Arizona Politics, Where Cash Is King
Feb. 6, 2014 — Ever since the first democracy in Athens initiated its first electoral process, money has played an integral part in framing and formulating the discussion and sometimes the outcomes of elections.
Whether the example be the forefathers of Pericles in Athens or a more contemporary one, the democratic principle is that regular people have a say in the result. But those with resources have always used those resources to help bring about a political outcome they desire.
It’s almost as natural as the best lion ruling the pride.
8 Ways to Help Overturn Citizens United
Four years after the Citizens United v. Federal Election Commission Supreme Court ruling -- a ruling that Senator John McCain described as "the worst decision ever" -- we've seen a torrent of big money sweep through our local, state and national elections. In 2012, candidates and groups spent over seven-billion dollars trying to influence the election outcomes. The bulk of the money came from a small group of super-wealthy political contributors. For example, 61 people who gave an average of $4.7 million dollars each, combined matched the total amount of money raised through small dollar donations by both major party presidential candidates. As a result, our government looks less and less like a democracy -- rule by the people -- and more like a plutocracy -- rule by the wealthy.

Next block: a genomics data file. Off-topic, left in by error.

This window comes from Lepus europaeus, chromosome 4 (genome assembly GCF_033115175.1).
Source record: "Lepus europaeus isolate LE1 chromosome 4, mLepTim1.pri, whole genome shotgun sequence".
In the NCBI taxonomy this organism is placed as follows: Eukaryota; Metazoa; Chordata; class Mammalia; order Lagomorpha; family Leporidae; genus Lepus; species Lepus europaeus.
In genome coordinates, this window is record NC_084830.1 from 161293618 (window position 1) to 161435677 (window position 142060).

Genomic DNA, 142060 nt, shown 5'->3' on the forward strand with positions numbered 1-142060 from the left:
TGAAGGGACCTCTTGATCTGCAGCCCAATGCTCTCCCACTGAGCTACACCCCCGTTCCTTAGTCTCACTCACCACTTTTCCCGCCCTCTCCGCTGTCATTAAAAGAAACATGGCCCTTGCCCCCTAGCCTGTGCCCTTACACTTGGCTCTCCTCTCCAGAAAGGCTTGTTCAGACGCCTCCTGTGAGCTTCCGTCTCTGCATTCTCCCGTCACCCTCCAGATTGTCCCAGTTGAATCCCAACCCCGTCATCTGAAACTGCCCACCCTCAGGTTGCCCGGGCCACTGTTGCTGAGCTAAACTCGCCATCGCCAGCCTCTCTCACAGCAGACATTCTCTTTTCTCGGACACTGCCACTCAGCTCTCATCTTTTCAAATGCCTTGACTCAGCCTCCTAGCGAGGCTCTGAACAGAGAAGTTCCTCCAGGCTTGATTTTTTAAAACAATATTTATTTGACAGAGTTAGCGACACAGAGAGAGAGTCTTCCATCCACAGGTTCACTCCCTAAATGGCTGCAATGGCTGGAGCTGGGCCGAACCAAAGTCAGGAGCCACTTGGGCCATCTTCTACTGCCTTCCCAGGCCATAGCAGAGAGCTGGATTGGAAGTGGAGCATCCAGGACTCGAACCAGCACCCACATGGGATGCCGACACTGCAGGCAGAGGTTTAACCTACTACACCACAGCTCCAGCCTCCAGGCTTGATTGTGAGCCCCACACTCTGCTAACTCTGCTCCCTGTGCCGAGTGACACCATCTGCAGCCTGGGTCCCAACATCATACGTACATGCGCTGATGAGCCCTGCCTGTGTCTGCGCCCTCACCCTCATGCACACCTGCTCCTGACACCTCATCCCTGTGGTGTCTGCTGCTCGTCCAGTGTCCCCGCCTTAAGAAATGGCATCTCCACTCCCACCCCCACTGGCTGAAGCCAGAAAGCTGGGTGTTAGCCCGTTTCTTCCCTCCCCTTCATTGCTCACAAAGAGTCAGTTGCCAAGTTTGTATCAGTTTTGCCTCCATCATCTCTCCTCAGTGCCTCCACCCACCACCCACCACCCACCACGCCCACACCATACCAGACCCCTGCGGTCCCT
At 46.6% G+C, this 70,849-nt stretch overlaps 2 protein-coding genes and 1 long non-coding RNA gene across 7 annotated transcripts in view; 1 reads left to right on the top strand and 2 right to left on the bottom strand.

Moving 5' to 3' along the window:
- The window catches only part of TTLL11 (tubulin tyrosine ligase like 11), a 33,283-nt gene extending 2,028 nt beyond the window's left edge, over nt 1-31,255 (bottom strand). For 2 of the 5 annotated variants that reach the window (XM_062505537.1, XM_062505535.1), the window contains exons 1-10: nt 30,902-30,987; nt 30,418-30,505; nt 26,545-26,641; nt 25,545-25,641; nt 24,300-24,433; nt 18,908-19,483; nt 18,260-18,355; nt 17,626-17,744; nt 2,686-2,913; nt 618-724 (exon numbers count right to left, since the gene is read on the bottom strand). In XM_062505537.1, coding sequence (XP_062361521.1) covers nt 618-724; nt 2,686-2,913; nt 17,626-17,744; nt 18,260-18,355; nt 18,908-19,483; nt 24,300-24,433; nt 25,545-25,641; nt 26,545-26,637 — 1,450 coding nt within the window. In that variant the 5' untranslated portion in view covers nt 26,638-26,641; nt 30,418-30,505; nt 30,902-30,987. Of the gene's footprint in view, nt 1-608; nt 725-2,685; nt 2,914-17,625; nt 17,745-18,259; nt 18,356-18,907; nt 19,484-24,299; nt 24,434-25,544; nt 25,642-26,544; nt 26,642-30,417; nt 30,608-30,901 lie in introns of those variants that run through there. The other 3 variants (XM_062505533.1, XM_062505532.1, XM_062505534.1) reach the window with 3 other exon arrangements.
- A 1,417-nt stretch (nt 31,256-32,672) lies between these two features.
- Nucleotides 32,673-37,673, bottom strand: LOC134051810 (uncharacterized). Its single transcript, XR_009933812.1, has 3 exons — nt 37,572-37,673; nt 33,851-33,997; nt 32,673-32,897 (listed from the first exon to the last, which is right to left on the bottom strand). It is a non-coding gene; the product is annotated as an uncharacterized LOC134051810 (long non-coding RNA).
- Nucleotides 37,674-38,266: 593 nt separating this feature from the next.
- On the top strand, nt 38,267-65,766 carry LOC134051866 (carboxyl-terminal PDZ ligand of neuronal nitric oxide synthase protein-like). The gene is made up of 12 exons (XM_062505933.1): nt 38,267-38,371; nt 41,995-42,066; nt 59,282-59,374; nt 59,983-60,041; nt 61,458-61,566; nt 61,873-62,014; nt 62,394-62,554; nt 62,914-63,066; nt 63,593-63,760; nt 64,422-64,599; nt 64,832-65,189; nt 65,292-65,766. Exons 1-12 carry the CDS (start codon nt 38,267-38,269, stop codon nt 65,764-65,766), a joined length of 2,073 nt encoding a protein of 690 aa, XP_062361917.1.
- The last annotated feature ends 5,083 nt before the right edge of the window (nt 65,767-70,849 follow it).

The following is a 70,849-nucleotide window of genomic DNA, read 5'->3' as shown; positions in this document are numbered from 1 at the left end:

The official constitution for the state of Arizona includes a preamble, 30 “articles,” a big bunch of “sections” and all kinds of legal gobbledygook, but I could not find a single reference proclaiming the law of the land simply as: “Money talks.”Still, it must be in there. During the last legislative session Arizona lawmakers passed a bill that makes campaign cash more important than voters, and late Tuesday the state Supreme Court said it was ok for that law to go into effect, a law that not only says money talks but that money shouts.That money rules! While voters? Not so much.
Redistricting Commission supporters want to bar legislature from challenging law